During the pandemic, the conversation surrounding HAUZ was not confined only to tracking attendance, but also included asset management, vehicle utilisation and reporting. This expanded HAUZ’s potential market to include vending machine players as well as transportation and logistics companies.
“For example, a vending machine supplier typically has a service form with them when they service a vending machine. Each machine will have a QR code on it. So, whoever attends to the machine will need to scan the code and report services and restocks done with the machine in-app, and it will be logged into the system,” Ho says.
“These reports are collected at the company’s headquarters and they don’t have to manually file paperwork anymore. This is an example of how HAUZ can be used for asset management.”
For vehicle utilisation at a logistics company, for example, Ho explains that the app will help track who was using the car, along with the vehicle’s mileage for easier tracking. Traditionally, drivers would need to log their details into a book, which they sometimes forget to do.
“If a driver clocks into a vehicle with our QR code and a traffic incident occurs, the company will be able to identify who the driver is with ease, without the complicated step of flipping through a log book,” says Ho.
“At the end of the day, the worker reports are the biggest pain points of these companies.”
As HAUZ tracks workers’ workflow, the app uses mainly big data analytics to provide its customers with downloadable ready-to-use reports. Ho says the company’s focus is to make sure all the data collected is converted into meaningful information that can be used by its customer, including a worker’s performance over a period of time.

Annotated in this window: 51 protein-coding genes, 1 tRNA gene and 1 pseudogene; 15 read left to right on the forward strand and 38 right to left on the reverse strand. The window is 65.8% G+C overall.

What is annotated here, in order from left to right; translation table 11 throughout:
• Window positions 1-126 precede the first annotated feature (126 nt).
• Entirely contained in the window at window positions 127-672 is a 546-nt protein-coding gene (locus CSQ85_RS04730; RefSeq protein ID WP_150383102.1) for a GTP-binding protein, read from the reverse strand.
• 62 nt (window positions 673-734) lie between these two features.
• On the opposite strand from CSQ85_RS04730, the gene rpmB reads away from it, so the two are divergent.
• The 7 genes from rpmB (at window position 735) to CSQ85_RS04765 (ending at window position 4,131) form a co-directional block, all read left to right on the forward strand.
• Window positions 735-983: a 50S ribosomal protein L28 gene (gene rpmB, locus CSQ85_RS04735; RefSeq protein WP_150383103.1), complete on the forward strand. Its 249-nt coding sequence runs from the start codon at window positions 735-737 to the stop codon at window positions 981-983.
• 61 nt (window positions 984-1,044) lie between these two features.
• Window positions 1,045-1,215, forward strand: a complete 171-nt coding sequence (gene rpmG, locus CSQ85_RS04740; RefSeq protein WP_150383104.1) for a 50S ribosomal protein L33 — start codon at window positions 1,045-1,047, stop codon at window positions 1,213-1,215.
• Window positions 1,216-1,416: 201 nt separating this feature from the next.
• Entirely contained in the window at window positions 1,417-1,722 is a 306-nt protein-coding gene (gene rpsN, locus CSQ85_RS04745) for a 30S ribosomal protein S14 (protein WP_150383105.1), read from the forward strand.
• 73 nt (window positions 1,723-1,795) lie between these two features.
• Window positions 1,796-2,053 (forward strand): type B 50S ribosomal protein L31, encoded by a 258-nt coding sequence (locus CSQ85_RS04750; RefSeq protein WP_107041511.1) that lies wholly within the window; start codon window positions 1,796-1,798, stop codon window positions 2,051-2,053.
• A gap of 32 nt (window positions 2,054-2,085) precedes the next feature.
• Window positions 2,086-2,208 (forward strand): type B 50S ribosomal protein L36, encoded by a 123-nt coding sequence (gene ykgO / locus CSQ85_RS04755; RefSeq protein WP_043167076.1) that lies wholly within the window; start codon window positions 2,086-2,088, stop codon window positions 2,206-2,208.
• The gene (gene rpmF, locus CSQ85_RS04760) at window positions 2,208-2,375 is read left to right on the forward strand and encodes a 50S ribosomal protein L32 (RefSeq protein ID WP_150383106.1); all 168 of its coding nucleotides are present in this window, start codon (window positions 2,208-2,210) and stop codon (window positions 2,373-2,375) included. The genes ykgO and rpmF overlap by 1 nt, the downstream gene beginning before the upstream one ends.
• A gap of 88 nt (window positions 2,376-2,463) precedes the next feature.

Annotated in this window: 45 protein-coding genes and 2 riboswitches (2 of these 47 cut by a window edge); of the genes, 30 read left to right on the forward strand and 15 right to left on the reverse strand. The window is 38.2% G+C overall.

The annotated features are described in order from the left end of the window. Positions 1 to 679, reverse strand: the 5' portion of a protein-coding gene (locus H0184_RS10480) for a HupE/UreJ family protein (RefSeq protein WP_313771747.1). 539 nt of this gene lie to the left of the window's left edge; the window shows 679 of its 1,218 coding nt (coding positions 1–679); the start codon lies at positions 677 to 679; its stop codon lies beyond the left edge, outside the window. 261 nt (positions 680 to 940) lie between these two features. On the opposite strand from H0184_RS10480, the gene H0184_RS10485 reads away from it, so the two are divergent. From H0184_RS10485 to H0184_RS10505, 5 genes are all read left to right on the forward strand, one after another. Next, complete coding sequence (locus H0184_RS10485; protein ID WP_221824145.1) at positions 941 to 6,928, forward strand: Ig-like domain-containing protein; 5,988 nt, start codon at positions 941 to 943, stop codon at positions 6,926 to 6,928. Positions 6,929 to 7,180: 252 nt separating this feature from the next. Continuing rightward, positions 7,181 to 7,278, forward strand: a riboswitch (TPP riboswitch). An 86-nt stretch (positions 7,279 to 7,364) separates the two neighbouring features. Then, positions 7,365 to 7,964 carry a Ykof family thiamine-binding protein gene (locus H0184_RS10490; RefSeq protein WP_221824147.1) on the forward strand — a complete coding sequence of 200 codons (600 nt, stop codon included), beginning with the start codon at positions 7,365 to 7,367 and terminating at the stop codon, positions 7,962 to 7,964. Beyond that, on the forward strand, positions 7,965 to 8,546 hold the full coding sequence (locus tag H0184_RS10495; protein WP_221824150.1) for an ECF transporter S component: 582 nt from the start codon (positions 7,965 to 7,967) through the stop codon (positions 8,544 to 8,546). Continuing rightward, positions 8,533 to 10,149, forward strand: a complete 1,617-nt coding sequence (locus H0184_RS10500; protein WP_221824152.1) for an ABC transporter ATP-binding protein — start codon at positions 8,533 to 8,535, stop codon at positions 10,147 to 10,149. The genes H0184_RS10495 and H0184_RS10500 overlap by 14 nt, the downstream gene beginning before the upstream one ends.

The system can also work with companies’ payroll software, where all they need to do is export the data from HAUZ’s system and import it to the payroll system. As for security, Ho says HAUZ runs on Amazon Web Services and employs the cloud protection provided by the tech giant. HAUZ also carries out penetration tests from time to time to check whether its server is hackable.
With Covid-19 vaccination status required in certain industries, Ho says the team is working to incorporate a feature that will show a worker’s vaccination status and when their last Covid-19 screening test was done.
On top of that, he says, the company is looking to establish HAUZ as the “LinkedIn of blue-collar workers”, as most of them do not have a formal record of their skills and working experience. The plan is to build an ecosystem in which workers can take the data of their work experience to their next job.
Ho envisions a majority of blue-collar workers having the HAUZ app on them as well as their working track record from previous companies linked to their profile, along with acknowledgements from previous employers.
“My uncle used to work as a construction operator. He had 30 years of operating experience under his belt but was retrenched. When he went to a different company, he had to start from the bottom because there was no way to prove his skills with the machines he worked with.
“This also meant that his salary was low and he needed time to build it back up. We’re hoping to use HAUZ to solve these kinds of gaps and provide blue-collar workers with the added job security from the data that we collect and save about their work ethics and performance. It will also open up more job opportunities for them.”
HAUZ has a presence in Singapore and Malaysia, and plans to expand to Brunei, Indonesia, the Philippines and Thailand in mid-2022, as these markets have a large blue-collar workforce.
The company is in the process of raising US$1 million (RM4.17 million) through venture capital and angel investors, to find the right strategic partner for its regional expansion plans.